NAIROBI, (Xinhua) -- Kenya
stands to gain significantly from stronger economic growth of regional partners,
as it can take advantage of increased demand from these economies, says a report
launched on Tuesday by an international accountancy and finance body.
The report by
the Institute of Chartered Accountants in England and Wales (ICAEW) finds that
Nairobi is positioned to take advantage of rising demand for manufactured goods,
while the country’s location and relatively developed transport infrastructure
will allow Kenya to act as the gateway into the East Africa region.
Africa Community (EAC)’s infrastructure development strategy still largely
depends on improving the efficiency of imports to the region through Mombasa,
from which Kenya can be expected to gain,” the report says.
reveals that EAC members accounted for a fifth of total Kenyan exports in 2016.
the report, the African continent accounted for 41 percent of Kenya’s exports in
2016 while Europe and Asia each accounted for approximately a quarter of total
finds that Uganda held the position of Kenya’s largest single export destination
accounting for 11 percent of total exports during 2016.
commissioned by ICAEW and produced by partner and forecaster Oxford Economics,
provides a snapshot of the region’s economic performance.
focuses specifically on Kenya, Tanzania, Ethiopia, Nigeria, Ghana, Ivory Coast,
South Africa and Angola.
African nation has been relatively successful in diversifying its exports and
building up a strong manufacturing base. Agricultural products such as tea and
flowers made up the bulk of exports.
“As the most
sophisticated economy in East Africa, it stands to gain considerably from deeper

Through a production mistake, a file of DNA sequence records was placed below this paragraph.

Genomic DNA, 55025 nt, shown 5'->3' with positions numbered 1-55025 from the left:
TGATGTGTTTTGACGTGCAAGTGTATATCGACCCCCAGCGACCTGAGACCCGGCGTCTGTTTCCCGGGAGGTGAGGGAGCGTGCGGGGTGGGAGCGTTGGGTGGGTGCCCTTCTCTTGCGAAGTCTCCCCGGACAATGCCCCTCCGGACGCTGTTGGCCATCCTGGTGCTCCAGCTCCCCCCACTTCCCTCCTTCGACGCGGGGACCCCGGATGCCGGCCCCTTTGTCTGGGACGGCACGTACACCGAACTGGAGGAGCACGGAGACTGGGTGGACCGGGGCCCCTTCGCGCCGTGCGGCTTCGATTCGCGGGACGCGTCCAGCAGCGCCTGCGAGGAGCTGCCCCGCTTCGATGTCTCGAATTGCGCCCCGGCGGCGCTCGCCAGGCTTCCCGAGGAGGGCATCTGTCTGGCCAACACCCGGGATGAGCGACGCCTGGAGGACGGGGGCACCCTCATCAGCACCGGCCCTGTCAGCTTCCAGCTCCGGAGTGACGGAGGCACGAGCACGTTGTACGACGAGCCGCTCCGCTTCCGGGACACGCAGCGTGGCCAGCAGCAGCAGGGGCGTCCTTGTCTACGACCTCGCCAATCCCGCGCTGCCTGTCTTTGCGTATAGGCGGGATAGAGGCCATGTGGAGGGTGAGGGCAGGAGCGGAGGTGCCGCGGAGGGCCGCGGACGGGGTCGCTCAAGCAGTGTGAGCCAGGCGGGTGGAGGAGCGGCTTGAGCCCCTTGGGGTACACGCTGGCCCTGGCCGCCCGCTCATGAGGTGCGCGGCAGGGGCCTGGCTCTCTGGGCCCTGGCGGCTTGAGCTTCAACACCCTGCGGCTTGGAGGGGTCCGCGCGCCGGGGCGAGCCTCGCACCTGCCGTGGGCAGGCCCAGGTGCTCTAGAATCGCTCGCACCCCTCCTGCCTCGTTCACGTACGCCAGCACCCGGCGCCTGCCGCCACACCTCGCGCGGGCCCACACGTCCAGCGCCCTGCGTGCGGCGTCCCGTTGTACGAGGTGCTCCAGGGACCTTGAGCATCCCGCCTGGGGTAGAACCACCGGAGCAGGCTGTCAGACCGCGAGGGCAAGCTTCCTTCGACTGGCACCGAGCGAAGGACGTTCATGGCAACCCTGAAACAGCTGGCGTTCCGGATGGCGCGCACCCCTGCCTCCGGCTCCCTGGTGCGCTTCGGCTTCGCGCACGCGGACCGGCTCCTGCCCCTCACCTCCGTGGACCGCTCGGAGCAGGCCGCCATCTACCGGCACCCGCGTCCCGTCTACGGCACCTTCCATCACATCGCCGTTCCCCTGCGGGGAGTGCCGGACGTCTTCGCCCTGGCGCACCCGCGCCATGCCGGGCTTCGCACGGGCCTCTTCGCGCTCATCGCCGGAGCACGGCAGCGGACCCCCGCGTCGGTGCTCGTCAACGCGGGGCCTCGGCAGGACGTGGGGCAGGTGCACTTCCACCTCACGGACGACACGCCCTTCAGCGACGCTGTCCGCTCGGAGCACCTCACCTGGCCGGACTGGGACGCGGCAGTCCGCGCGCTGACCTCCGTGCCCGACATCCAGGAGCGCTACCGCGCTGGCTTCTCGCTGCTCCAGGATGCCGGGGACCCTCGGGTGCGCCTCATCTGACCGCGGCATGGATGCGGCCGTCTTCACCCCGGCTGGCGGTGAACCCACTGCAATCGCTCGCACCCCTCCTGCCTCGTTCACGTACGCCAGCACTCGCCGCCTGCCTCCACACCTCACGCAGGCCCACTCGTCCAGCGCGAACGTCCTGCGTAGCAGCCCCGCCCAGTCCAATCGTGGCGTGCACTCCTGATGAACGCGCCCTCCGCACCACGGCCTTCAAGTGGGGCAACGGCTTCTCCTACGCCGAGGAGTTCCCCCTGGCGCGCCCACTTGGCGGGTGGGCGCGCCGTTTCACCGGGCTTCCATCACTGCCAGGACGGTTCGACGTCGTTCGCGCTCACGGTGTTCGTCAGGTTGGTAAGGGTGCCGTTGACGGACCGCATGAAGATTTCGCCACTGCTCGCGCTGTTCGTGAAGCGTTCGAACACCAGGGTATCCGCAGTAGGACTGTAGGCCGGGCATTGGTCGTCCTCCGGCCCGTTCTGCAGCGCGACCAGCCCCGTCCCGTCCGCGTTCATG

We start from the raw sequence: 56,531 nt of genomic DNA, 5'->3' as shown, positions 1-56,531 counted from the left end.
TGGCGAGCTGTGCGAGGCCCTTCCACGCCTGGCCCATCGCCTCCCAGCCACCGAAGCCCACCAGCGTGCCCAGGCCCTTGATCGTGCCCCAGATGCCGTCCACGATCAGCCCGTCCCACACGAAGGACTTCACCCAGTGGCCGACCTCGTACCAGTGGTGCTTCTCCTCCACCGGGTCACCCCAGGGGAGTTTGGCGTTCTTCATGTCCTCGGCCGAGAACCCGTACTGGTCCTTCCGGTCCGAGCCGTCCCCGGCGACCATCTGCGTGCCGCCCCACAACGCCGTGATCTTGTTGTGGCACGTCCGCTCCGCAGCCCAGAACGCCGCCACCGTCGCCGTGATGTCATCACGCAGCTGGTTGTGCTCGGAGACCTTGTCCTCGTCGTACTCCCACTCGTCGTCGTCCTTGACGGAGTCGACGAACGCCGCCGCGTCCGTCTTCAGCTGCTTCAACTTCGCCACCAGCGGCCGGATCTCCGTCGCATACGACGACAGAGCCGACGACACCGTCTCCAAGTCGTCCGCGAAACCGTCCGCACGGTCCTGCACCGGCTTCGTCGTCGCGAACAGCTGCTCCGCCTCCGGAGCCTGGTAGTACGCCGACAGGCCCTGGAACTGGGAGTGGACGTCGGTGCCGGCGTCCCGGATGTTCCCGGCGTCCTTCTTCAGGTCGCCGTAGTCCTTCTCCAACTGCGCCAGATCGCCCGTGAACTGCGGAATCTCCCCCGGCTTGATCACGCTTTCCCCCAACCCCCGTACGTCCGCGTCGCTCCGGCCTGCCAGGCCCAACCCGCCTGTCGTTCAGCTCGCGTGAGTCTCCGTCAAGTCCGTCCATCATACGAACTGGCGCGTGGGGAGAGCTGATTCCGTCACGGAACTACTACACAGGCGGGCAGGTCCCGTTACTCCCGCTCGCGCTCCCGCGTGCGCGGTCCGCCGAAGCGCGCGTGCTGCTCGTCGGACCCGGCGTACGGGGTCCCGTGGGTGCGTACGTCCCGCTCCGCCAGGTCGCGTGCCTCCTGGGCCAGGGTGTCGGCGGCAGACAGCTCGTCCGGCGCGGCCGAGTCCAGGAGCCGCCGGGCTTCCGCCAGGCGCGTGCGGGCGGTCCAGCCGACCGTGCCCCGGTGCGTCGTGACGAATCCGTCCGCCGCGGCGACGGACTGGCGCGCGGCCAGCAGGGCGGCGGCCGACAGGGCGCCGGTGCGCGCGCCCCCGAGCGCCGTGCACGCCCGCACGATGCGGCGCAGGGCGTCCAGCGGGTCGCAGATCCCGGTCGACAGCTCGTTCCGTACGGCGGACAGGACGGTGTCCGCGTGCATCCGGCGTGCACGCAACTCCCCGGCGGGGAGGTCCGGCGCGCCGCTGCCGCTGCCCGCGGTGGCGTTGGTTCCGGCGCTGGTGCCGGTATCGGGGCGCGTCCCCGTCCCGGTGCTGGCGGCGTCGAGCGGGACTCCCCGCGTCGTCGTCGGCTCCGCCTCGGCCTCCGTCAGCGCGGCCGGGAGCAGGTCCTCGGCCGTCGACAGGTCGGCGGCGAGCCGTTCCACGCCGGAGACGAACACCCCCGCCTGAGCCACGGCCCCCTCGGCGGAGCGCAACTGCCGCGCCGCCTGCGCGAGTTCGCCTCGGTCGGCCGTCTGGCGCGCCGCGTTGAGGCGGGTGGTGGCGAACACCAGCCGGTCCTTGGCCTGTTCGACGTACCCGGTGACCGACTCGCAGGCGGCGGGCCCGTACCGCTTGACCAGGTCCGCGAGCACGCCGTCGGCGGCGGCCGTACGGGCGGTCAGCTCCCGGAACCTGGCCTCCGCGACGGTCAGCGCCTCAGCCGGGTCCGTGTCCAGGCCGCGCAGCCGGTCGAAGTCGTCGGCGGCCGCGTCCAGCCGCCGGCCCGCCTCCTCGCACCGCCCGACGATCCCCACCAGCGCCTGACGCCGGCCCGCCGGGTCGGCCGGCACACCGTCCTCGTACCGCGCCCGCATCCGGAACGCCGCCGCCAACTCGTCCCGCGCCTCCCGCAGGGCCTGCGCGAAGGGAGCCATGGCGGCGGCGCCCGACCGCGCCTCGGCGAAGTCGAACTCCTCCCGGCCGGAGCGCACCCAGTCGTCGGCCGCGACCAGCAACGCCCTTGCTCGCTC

regional economic integration, benefiting from strong economic growth in
regional peers, exporting both goods and services to these economies,” says the
whilst the country has an advantage in terms of value-added compared to regional
African peers, this story is not replicated beyond Africa.
tea and flowers are largely determined by factors such as global commodity
prices and domestic weather conditions (affecting production), and not
necessarily the state of world trade.
The EAC is
considered the most progressive trade bloc in Africa. Collaboration on regional
infrastructure has reached a level rarely seen on the continent with
construction of the 26 billion U.S. dollars Lamu Port - Southern Sudan -
Ethiopia Transport (LAPSSET) corridor underway.
Customs Territory (SCT) system will take effect across the EAC from July 31,
facilitating trade between member states by electronically connecting countries’
custom clearance systems.
program involving certain goods and entry points has generated positive results,
and if implemented successfully, the SCT could significantly stimulate trade in
the region by reducing the cost of doing business.
bloc is not without its challenges as the United Nations Economic Commission for
Africa (UNECA) recently cautioned against the signing of the Economic
Partnership Agreement (EPA) between the EAC and the European Union (EU) in its
current form, which does not bode well for the EPA’s implementation.
to lose the most without the agreement as it is not classified as a
least-developed country, it would not receive duty-free and quota-free access
under the EU’s Everything-But-Arms initiative.